Instead, Baker recommends carrying and keeping some type of self-defense weapon close by — although it's highly dependent on your comfort level and what is legal in your area. This might include pepper spray or some kind of stun gun (Buy It, $24, amazon.com), a knife, a high-beam flashlight (Buy It, $40, amazon.com) to temporarily distract an attacker, or even a heavy object in your path, like a heavy candle, items on a bookshelf, or scissors. (

You're Being Followed, Either On Foot or In Your Car

If there's anything more intimidating than entering a dark, shadowy parking garage at night, it's walking or driving alone –– and possibly being pursued.

The first step if you suspect you're being followed is to simply turn around. "The [other] car would have to do a U-turn or abandon their car," notes Baker.

If you can, Baker advises walking toward safety rather than simply away from danger. "Don't turn and walk down an abandoned alley," she says. "Step into a shop if you can."

That same logic applies if you suspect a vehicle is trailing you while you're driving. "Don't go home if you're being followed," says Baker, noting that you should always be heading toward safety where you can flag for help (think: a fire station, police station, shop, or restaurant).

Your Date Is Uncomfortably Pushy

While attackers jumping out of bushes or in parking garages is an obvious scare, some (rather, most) assaults occur in more intimate, familiar ways: i.e. an uncomfortably aggressive Tinder date.

"If you're in an uncomfortable situation, look for an advocate," advises Heather Hansen, self-advocacy expert, legal analyst, and trial attorney. Hansen notes that this could be anyone nearby, be it a bartender or fellow patron, that you can let know that you're in a sticky situation. You should ask the advocate to interject in your date (say, if you have to get up to go to the bathroom) and ask a series of questions: "How's everyone doing?" or "what are you drinking over here?" suggests Hansen suggests.

"If the perpetrator continues, the bystander can simply ask what you both are doing," notes Hansen. "This is especially effective if the bystander identifies as male and the perpetrator does as well." At that point, Hansen stresses, (hopefully) your options have opened up in terms of leaving. While your date is distracted, can you flag down a bartender or someone from security to interject and help get you out? Although you'll need to assess the situation (every individual will react differently), try to map avenues for an exit as soon as someone enters the scene.

Another option for (discreetly) exiting an uncomfortable situation at a bar or restaurant: order an "angel shot." As one viral TikTok from creator @benjispears explains, the shot is essentially code for "I'm in trouble; help me." While not all establishments have one (and it may be called something else in order to protect its secrecy from offenders), you'll typically see a sign posted in the bathroom alerting womxn that it's an option. Regardless of whether the place you're in participates, don't hesitate to just flag someone down en route to, or inside, the bathroom if you're unsure.

If there's no one nearby, or you feel uncomfortable asking around, Hansen recommends telling your pushy date upfront that you're uncomfortable. And, of course, try not to touch your food or drink if it's been out of your sight, even for a moment, as someone could have tampered with it.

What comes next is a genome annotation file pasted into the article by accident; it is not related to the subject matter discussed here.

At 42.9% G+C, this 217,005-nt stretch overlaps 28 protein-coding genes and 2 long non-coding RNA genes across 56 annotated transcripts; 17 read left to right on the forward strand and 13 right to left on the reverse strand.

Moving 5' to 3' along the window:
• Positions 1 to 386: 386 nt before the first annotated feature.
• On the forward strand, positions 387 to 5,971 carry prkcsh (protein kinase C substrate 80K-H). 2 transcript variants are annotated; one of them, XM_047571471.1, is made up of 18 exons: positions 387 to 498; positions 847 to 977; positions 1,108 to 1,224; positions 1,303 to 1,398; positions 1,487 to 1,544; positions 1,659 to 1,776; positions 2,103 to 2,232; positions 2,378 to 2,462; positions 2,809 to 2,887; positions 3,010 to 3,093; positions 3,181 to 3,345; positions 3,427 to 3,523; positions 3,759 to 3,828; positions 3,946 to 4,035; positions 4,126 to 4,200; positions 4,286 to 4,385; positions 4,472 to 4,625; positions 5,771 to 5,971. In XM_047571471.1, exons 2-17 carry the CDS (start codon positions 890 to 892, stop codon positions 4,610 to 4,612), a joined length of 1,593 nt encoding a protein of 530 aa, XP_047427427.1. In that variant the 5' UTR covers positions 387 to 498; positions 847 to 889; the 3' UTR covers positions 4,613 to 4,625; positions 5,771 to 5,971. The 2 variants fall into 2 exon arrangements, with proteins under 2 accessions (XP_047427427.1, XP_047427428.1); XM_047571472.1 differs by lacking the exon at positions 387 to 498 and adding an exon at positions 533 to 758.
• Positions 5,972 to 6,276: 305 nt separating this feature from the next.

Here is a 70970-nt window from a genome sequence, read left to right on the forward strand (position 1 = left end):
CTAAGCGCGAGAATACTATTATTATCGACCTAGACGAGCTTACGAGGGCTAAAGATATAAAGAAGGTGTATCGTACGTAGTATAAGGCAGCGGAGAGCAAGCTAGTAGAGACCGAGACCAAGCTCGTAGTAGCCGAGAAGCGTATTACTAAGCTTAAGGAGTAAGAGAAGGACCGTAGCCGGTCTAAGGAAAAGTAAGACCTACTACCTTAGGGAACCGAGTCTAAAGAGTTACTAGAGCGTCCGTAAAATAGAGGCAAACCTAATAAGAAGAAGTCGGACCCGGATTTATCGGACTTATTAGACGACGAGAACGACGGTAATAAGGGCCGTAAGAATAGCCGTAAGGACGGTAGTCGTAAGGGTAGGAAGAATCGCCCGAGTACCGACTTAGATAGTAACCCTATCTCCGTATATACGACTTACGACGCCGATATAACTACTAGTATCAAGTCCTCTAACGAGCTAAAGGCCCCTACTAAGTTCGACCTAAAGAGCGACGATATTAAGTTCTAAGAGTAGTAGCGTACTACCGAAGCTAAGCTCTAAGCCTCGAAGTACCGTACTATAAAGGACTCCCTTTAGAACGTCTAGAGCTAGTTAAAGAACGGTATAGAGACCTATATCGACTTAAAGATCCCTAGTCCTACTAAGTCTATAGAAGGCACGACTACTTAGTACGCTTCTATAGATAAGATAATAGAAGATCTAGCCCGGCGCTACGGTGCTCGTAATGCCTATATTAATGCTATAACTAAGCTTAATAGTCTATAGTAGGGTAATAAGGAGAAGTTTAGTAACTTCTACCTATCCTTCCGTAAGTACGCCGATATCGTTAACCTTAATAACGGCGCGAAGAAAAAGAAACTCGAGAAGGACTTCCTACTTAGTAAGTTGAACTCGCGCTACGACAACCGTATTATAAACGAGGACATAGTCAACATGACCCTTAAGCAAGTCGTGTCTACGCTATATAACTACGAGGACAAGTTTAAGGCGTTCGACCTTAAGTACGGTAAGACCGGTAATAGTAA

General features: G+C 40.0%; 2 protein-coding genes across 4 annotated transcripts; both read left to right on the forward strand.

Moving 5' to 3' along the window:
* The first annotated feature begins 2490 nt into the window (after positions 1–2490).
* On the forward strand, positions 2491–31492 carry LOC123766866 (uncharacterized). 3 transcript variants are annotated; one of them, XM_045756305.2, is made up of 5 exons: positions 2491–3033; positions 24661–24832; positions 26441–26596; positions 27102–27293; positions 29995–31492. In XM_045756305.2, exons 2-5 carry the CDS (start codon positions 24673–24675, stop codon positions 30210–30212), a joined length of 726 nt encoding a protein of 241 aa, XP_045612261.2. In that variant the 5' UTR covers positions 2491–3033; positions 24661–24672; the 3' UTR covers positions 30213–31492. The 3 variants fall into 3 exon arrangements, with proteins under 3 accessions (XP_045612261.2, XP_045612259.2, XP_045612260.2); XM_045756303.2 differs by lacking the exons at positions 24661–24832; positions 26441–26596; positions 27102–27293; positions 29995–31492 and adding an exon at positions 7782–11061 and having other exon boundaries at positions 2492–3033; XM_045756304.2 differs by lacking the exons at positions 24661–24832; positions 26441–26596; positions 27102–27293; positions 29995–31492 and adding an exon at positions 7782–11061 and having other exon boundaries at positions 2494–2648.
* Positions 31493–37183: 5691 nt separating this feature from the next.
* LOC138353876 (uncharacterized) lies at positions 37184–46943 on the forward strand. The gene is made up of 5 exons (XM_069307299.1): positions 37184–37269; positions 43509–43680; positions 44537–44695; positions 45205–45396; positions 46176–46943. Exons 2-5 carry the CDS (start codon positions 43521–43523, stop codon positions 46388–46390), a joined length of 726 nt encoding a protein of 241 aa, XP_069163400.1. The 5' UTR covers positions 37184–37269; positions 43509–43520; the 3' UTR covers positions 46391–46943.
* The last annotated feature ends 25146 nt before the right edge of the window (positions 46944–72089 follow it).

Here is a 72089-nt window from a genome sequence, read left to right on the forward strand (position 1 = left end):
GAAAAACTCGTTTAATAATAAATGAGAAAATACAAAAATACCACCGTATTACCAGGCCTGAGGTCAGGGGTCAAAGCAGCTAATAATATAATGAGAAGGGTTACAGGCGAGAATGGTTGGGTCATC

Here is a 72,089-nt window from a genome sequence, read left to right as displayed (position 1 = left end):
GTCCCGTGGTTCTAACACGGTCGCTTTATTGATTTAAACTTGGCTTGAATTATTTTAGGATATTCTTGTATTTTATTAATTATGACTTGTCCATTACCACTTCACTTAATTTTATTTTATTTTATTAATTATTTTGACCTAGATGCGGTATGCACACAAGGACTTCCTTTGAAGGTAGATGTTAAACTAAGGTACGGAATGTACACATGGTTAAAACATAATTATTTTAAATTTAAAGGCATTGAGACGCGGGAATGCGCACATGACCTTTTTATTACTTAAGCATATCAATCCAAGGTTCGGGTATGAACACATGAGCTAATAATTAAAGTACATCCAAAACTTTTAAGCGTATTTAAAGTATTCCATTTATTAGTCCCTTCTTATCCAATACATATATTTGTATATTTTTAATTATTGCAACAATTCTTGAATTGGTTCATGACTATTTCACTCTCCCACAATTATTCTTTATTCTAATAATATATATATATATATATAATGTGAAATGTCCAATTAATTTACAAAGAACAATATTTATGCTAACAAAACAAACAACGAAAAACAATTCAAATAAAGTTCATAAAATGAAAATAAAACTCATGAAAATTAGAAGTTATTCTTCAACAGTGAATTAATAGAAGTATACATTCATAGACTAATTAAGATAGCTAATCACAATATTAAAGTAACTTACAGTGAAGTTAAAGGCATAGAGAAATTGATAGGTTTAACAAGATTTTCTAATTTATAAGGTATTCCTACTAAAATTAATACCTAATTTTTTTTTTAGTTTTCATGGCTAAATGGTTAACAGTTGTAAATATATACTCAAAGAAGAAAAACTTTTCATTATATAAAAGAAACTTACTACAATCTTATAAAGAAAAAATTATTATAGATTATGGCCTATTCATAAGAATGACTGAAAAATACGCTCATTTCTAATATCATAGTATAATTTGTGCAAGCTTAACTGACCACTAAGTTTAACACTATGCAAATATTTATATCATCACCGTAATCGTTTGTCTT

And if things escalate, don't be afraid to get up and leave. "Get a ride home from someone else or choose a ride-sharing service," says Baker, noting that if you're worried about being followed, you can ask security to escort you to your destination (or have call police to help).

You're Getting Harassed By Your Boss or Another Superior

When it comes to snide DMs from coworkers or an awkward moment with a high-up VP on a work trip, Hansen stresses one super-important (but simple) rule with workplace harassment: "Document everything –– including every instance of harassment and how you respond. Have absolutely everything in writing if you can." (She notes that, in some states, it's illegal to record a conversation without consent from all parties, so keep that in mind.)

Hansen notes that finding an advocate is key, too. "Talk to someone in human resources if the perpetrator is your boss, and talk to your boss if it's someone in human resources," she advises.

But what should you do in the moment to protect yourself and diffuse the situation? That's tricky, says Hansen."Whether speaking to the harasser or your ally, I would suggest keeping it factual and objective: 'When you do this/he does this, and it makes me feel this way.'" While being harassed is an extremely emotional experience, if you can work to respond rather than react, you will be a much stronger advocate."

Of course, if at any time you fear for your safety and are in immediate danger, go directly to the police — again, with proof of harassment, if you have it.

You're Being Accosted or Followed On Public Transit

Similar to if you're being followed by a car or on foot, with public transit, you should be heading toward safety rather than away from danger, says Baker. But until that point, simply confronting whoever you suspect is stalking you can help — despite how scary it may seem. "I've done this with my heart racing," admits Baker. "But here's the thing: Threats don't want a hard target. Many of them enjoy making you afraid. Flip the script." Baker says that saying something along the lines of "What do you want?" or, more concretely, "Why are you following me?" can help.

If you're not comfortable engaging with the person, that's okay, too. Change train cars, get off, and wait for the next one. "Better to be late than uncomfortable," says Baker. And at any time where you feel like you're in serious danger, including any of these instances above, don't hesitate to call 9-1-1.